Stewart O'Nan

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Stewart O'Nan
Born (1961-02-04) February 4, 1961 (age 58)
Pittsburgh, Pennsylvania
NationalityUnited States
Period1993 - present
GenreLiterary fiction, horror fiction

Stewart O'Nan (born February 4, 1961) is an American novelist.

Life and work[edit]


Born on February 4, 1961, to John Lee O'Nan II and Mary Ann O'Nan (née Smith). He and his brother John were raised in Pittsburgh, Pennsylvania, where their father worked for Alcoa. He earned his B.S. in Aerospace Engineering at Boston University in 1983.[1] While in Boston, O'Nan became a fan of the Red Sox. On October 27, 1984, he married Trudy Anne Southwick, his high school sweetheart. They moved to Long Island, New York, and he went to work for Grumman Aerospace Corporation in Bethpage, New York, as a test engineer from 1984 to 1988. Encouraged by his wife to pursue a career in writing, they moved to Ithaca, New York, and O'Nan returned to college and graduated with his M.F.A. from Cornell University in 1992. His family and he then moved to Edmond, Oklahoma, and he taught at the University of Central Oklahoma and the University of New Mexico.

Short stories[edit]

O'Nan's first book, and only collection of short stories, In the Walled City, was awarded the 1993 Drue Heinz Literature Prize.[2] Many of the stories in that collection also originally appeared in publications such as Ascent (the short story "Econoline"), Columbia (the short story "The Third of July"), Jam To-Day (the short story "Mr Wu Thinks"), The Nebraska Review (the short story "Winter Haven), Northwest Review (the short story "The Finger"), The South Dakota Review (the short story "The Calling") and The Threepenny Review (the short story "Steak").


Also in 1993, O'Nan was able to find a publisher for his second book, and first novel, Snow Angels—based on the story "Finding Amy" from In the Walled City—when the manuscript earned him the first Pirate's Alley Faulkner Prize for the Novel, awarded by the Pirate's Alley Faulkner Society of New Orleans.[3] In 2007 Snow Angels was adapted for a film of the same title, directed by David Gordon Green, who also wrote the screenplay, and which starred Sam Rockwell and Kate Beckinsale.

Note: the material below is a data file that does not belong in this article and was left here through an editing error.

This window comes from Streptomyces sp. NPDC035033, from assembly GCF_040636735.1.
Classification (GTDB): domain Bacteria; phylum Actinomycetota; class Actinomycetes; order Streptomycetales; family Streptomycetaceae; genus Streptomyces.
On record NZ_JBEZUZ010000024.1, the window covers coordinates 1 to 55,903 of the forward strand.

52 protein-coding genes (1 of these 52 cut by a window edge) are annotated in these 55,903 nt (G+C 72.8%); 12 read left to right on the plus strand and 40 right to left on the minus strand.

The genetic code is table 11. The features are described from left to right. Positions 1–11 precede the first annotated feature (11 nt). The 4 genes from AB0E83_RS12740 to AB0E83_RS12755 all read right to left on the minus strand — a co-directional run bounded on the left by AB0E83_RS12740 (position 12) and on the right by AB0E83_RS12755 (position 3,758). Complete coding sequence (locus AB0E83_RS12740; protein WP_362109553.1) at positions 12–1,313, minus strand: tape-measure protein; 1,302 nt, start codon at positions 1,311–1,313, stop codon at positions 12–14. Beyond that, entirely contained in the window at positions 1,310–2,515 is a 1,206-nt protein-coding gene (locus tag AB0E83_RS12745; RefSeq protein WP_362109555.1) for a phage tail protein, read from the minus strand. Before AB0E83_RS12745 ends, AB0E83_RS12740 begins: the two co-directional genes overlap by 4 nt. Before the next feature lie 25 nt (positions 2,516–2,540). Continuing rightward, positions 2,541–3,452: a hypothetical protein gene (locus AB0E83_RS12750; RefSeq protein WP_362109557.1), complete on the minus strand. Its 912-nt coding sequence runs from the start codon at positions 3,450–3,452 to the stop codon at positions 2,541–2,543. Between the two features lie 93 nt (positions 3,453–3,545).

In 1995, his family and he moved to Avon, Connecticut. He was a writer-in-residence and taught creative writing at Trinity College in nearby Hartford until 1997. The research he did for his novel The Names of the Dead led to the creation of a class that studied Vietnam War memoirs as a form of literature, which he also initially taught. In 1996, Granta named him one of America's Best Young Novelists.[4]

In a 2002 article, "Finding Time to Write," he wrote:

A Face in the Crowd is a novella by Stephen King and O'Nan, originally published as an e-book on August 21, 2012, as well as an audiobook, read by Craig Wasson.[6]

In 2015, O'Nan released a novel entitled West of Sunset, about the last days of writer F. Scott Fitzgerald as he moves out to Los Angeles after being ruined financially and experiencing health problems, after also his wife is put in an insane asylum.[7] Filmmaker James Ponsoldt has been in negotiations to write and direct a film adaptation of the book, with actors like Tom Hanks, Emily Watson and Alicia Vikander currently being attached.[8]